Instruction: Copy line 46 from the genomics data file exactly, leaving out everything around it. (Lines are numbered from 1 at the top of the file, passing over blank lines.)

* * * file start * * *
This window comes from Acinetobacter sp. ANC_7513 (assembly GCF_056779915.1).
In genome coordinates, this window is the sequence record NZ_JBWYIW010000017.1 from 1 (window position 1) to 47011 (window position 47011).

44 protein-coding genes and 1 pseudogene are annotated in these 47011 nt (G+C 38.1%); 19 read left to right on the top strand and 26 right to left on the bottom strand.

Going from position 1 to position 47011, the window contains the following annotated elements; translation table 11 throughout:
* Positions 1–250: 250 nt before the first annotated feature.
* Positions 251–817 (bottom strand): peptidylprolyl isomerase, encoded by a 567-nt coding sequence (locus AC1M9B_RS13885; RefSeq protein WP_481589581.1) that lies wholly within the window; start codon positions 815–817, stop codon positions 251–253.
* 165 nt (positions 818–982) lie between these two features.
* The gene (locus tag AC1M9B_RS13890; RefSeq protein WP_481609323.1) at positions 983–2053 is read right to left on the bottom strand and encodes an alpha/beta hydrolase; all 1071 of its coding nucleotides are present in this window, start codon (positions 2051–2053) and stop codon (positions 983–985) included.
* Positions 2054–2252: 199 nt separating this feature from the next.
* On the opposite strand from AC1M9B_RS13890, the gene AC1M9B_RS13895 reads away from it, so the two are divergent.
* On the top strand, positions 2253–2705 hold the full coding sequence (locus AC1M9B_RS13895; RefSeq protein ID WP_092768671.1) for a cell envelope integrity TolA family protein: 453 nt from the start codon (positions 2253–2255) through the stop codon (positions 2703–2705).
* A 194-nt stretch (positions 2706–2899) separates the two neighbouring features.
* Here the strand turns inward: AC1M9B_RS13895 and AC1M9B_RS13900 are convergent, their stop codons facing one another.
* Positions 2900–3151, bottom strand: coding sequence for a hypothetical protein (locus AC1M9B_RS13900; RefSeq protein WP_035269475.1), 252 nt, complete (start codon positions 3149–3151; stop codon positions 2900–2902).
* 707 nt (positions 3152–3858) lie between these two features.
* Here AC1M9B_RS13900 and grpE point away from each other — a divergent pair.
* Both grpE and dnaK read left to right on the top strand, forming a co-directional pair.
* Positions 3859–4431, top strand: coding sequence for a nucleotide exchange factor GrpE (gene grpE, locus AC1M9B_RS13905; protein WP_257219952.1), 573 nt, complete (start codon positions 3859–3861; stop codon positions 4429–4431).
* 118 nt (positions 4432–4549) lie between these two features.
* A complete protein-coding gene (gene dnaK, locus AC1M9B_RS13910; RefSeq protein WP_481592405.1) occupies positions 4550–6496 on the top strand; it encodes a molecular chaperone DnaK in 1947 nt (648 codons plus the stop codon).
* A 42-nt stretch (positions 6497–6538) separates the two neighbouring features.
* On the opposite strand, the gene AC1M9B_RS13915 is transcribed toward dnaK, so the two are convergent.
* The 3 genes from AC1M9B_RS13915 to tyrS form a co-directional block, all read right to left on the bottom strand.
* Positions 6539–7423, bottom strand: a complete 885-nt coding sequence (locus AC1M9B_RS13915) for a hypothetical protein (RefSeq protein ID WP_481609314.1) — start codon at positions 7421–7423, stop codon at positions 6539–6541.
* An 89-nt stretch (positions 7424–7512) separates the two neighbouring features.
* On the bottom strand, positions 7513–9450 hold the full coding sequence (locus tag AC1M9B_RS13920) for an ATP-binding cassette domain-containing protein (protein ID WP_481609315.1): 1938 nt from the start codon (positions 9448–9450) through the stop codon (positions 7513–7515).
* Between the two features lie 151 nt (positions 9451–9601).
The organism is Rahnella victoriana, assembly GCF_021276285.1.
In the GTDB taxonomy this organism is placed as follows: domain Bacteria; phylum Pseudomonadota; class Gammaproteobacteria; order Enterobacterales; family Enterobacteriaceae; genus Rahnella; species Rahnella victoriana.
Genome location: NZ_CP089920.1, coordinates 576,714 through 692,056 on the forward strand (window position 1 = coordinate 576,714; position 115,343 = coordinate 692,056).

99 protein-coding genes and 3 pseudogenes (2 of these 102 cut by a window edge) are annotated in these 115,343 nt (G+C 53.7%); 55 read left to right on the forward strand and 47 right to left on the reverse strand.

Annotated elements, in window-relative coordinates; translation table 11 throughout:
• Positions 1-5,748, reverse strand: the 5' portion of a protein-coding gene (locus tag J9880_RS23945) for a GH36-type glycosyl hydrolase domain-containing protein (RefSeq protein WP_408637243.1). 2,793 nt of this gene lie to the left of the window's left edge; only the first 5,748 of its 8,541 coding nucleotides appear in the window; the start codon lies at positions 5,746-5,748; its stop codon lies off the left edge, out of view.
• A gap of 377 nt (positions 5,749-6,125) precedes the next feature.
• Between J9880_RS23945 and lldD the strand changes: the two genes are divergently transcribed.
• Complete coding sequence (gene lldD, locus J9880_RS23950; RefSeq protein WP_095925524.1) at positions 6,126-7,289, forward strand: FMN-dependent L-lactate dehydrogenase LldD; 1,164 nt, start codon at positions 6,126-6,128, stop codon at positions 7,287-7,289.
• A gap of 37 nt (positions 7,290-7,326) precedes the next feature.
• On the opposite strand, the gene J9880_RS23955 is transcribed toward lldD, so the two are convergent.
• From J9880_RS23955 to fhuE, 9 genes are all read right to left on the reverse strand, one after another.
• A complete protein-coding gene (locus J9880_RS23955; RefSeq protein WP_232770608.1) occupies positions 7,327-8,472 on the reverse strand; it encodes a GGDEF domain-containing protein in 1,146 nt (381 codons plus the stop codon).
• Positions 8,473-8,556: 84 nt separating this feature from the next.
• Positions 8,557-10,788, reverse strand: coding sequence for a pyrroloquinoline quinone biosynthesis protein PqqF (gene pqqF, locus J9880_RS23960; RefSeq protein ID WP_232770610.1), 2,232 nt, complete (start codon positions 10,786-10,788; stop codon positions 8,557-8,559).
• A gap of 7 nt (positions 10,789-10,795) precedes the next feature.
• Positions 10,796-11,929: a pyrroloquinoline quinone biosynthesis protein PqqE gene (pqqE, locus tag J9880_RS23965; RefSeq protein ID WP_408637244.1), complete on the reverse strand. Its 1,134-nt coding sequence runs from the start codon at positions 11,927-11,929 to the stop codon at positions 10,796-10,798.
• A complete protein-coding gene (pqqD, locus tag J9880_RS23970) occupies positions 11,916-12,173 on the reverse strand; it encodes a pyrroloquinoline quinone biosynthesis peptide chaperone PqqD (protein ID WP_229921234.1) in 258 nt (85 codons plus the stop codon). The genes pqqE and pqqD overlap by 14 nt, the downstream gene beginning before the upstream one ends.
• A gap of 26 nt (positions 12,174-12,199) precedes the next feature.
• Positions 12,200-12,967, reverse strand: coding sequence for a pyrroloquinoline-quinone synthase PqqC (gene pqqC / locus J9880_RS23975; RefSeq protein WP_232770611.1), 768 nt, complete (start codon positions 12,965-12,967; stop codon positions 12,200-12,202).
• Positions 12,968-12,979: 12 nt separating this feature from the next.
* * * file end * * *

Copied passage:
• A gap of 26 nt (positions 12,174-12,199) precedes the next feature.